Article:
Monday, July 1, 2013

Foundations of the Anglican Church XXIII The Ecumenical Impact of Crying Wolf

Before we continue our story on the development of the Anglican Church and in particular deal with its parting of the ways with the Roman Communion, we need to look at the topic of “validity of orders” so that when we get to the second phase of the English Reformation we will be able to put the decisions of papal authorities about the “validity” of Anglican Orders into an intelligible context.  The issue of “validity of orders” did not arise with the Reformers of the sixteenth century but is rooted in the struggles of the “Great Church” with various sects in Christian antiquity. 
So what do we mean by “The Great Church?”   Historians use the term “Great Church” to speak of mainline Christianity (as distinguished from the heretical sects that separated before the East/West schism of the eleventh century split it into what we today call Catholicism and Orthodoxy. In antiquity there were many groups which separated from mainline Christianity over doctrinal questions—the Novatianists, the Montantists, the Donatists—and the separations were bitter events, marked by polemics on both sides.
They say that history is written by the winners.  There is truth to that. In the same way, Orthodoxy is defined by the winners, or at least by the survivors.  Today we look on groups such as the Donatists or the Collyridians or the Ophites as “heretical,” but in their day they were viable communities of men and women fighting for what they believed to be true doctrine.  No one is a heretic in his own understanding.  Some groups we define today as heretical—the Arians come to mind—came very close to winning the battle to claim orthodoxy. Politics, History, and Economics—as well as personalities—play a major role in defining religious orthodoxy.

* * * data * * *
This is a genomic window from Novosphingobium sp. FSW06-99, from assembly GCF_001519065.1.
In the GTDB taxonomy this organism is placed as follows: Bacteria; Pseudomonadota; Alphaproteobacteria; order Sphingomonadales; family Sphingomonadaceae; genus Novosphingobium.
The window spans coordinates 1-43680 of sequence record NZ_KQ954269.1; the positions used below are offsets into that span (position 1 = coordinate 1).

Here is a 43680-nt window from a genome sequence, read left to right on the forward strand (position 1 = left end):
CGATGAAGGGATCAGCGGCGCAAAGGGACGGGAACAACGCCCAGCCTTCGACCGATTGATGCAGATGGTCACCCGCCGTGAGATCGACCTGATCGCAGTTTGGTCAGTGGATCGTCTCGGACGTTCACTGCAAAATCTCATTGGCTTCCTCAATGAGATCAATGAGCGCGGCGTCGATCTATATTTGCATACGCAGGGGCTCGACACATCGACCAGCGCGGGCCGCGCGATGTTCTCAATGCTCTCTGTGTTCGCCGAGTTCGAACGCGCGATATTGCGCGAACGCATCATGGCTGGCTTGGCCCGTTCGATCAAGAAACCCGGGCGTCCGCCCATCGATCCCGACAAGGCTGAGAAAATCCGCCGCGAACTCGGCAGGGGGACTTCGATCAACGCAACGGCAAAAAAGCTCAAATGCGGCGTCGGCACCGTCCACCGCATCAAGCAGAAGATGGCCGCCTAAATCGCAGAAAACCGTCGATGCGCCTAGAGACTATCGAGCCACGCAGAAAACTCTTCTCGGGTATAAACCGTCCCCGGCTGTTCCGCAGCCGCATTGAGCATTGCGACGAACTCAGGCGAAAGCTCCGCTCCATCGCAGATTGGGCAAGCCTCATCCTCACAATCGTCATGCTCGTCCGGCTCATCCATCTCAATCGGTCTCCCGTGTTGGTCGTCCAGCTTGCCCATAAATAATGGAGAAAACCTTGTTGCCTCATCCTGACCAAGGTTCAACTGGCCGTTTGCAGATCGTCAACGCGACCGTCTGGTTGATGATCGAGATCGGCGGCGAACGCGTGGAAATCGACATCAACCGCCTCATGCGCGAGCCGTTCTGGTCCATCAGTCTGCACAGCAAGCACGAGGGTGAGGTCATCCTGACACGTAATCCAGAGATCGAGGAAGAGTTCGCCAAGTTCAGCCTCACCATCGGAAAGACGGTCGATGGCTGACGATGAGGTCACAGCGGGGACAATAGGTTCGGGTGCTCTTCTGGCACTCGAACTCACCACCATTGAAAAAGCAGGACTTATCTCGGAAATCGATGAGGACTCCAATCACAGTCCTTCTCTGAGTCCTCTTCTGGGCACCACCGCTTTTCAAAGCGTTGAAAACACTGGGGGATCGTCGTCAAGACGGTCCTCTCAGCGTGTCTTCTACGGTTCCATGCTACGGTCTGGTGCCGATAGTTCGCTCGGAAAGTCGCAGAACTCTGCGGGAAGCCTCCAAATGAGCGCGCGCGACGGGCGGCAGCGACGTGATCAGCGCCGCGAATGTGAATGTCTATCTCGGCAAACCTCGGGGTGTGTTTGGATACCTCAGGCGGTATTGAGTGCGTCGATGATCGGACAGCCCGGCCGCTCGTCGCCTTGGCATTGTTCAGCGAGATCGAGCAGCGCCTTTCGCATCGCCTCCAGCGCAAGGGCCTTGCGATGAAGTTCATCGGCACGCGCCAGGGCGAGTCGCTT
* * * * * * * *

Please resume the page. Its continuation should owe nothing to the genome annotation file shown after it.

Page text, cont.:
One of the strategies used in these contests for the faith of the masses was to deny the legitimacy of one’s opponent’s access to the Divine.  “God does not hear their prayers…”  Claims and counter claims were made by all parties regarding the legitimacy of the baptism, of the Eucharist, and of the sacramental orders of their rival groups.  These arguments were not made over any substantial defects such as “form” or “matter” that would be used in later and more sophisticated arguments.  It was simply asserted that since the “faith” held by the opposing party was “wrong,” obviously the life of grace had no hold on them and their sacraments were void of any effective means of God’s grace. 
Such arguments commit a sort of lèse majesté against God—presuming that we have the ability to turn the faucet of grace off and on according to our whims, but then Jesus did say that we what bind on earth is bound in heaven.  Nonetheless, the historian must look differently on this than the theologian and see the crudeness of the ruse such allegations employ to win adherents  by undermining the credibility of the ranks of one’s opponents.